Although no longer working directly at the loom, Rachel has kept many of her weaving processes alive in her current studio practice. Integrating textiles with painting, Rachel accepts and encourages her need to work hands-on with her materials and enjoys the solitude that comes along with producing such methodical work. Her original love for the plain weave structure has never ceased and she continues to believe that there is infinite possibility in the most basic of methods.
Kelly O’Briant | was a full time potter in North Carolina for almost a decade before earning an MFA (2014) from Arizona State University. She has been a resident artist at the Archie Bray Foundation, Helena, MT, the International Ceramics Studio, Kecskemet, Hungary and the Pottery Workshop, Jingdezhen, China. The National Council for Education on the Ceramic Arts (NCECA) named her an Emerging Artist in 2015. O’Briant’s work has been included in exhibitions internationally, including solo exhibitions at the Houston Center for Contemporary Craft, Houston, TX, the Myers Gallery, Grand Forks, ND, the Mesaros Gallery, Morgantown, WV, the Windows Gallery, Jingdezhen, China and Penland School of Crafts. O’Briant recently completed a post-doctoral research fellowship at West Virginia University (Morgantown, WV) in ceramic production methods and ceramic digital technology. O’Briant joined the faculty as an Assistant Professor of Art in Ceramics at the University of Dallas in the fall of 2017.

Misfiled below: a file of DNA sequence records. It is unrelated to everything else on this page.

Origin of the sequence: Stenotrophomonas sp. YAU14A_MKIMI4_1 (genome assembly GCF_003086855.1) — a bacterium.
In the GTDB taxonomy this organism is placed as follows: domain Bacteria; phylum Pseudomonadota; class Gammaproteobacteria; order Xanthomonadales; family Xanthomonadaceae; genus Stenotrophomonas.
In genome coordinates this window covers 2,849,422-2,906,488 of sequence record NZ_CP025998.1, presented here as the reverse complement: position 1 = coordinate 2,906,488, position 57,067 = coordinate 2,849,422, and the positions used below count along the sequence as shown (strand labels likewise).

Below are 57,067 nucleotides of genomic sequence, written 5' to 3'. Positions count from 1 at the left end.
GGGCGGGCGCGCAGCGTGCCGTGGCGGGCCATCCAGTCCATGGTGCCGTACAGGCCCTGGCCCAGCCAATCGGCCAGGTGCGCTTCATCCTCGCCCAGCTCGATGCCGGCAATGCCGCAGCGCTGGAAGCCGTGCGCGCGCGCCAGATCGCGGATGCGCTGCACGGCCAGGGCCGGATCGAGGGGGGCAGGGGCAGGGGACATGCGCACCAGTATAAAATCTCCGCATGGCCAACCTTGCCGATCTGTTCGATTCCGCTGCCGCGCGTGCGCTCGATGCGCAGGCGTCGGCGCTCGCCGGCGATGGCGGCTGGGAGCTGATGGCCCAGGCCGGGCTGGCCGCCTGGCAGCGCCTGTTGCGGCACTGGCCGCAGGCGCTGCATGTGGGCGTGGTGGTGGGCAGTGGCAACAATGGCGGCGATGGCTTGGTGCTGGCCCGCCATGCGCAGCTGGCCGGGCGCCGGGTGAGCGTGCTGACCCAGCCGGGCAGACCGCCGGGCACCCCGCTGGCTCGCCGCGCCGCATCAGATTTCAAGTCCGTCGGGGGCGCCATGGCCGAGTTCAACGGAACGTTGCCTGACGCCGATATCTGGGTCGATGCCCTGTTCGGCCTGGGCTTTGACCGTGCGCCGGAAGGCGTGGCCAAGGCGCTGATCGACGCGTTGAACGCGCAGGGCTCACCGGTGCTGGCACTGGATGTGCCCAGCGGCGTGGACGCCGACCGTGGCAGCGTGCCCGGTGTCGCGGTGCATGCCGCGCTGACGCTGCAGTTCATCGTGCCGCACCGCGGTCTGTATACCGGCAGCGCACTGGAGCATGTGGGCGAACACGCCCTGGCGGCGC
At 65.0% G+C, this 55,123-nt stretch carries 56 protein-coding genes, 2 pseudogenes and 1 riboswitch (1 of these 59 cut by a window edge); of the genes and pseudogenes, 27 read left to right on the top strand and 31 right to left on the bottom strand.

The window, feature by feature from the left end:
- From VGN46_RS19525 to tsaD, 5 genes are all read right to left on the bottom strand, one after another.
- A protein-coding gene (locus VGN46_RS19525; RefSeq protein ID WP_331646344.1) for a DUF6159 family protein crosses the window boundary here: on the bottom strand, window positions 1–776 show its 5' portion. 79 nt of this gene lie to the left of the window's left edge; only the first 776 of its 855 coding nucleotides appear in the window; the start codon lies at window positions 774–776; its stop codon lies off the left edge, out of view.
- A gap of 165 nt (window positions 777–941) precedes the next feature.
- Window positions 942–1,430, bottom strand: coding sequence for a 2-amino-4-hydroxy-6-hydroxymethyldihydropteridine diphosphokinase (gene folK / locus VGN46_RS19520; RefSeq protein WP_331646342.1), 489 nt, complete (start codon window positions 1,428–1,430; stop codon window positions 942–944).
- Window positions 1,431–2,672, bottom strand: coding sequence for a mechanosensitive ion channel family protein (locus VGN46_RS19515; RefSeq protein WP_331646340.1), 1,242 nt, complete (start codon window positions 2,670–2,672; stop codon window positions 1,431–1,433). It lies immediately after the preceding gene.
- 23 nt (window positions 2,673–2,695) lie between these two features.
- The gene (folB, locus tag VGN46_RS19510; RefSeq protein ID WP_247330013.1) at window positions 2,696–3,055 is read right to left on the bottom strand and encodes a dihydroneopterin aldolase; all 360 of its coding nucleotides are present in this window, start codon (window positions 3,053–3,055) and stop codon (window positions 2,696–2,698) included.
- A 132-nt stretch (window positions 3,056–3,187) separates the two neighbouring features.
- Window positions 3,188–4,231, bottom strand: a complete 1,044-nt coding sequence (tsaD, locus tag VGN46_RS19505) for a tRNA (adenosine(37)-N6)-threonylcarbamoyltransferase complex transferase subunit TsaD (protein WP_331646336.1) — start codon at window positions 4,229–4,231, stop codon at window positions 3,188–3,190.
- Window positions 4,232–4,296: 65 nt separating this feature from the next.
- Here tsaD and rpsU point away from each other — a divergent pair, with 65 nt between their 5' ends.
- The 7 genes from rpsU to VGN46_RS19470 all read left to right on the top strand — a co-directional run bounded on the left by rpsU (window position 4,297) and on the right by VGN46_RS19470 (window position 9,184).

For a complete list of works in the exhibition and purchase information please contact Kathryn Gremley at email@example.com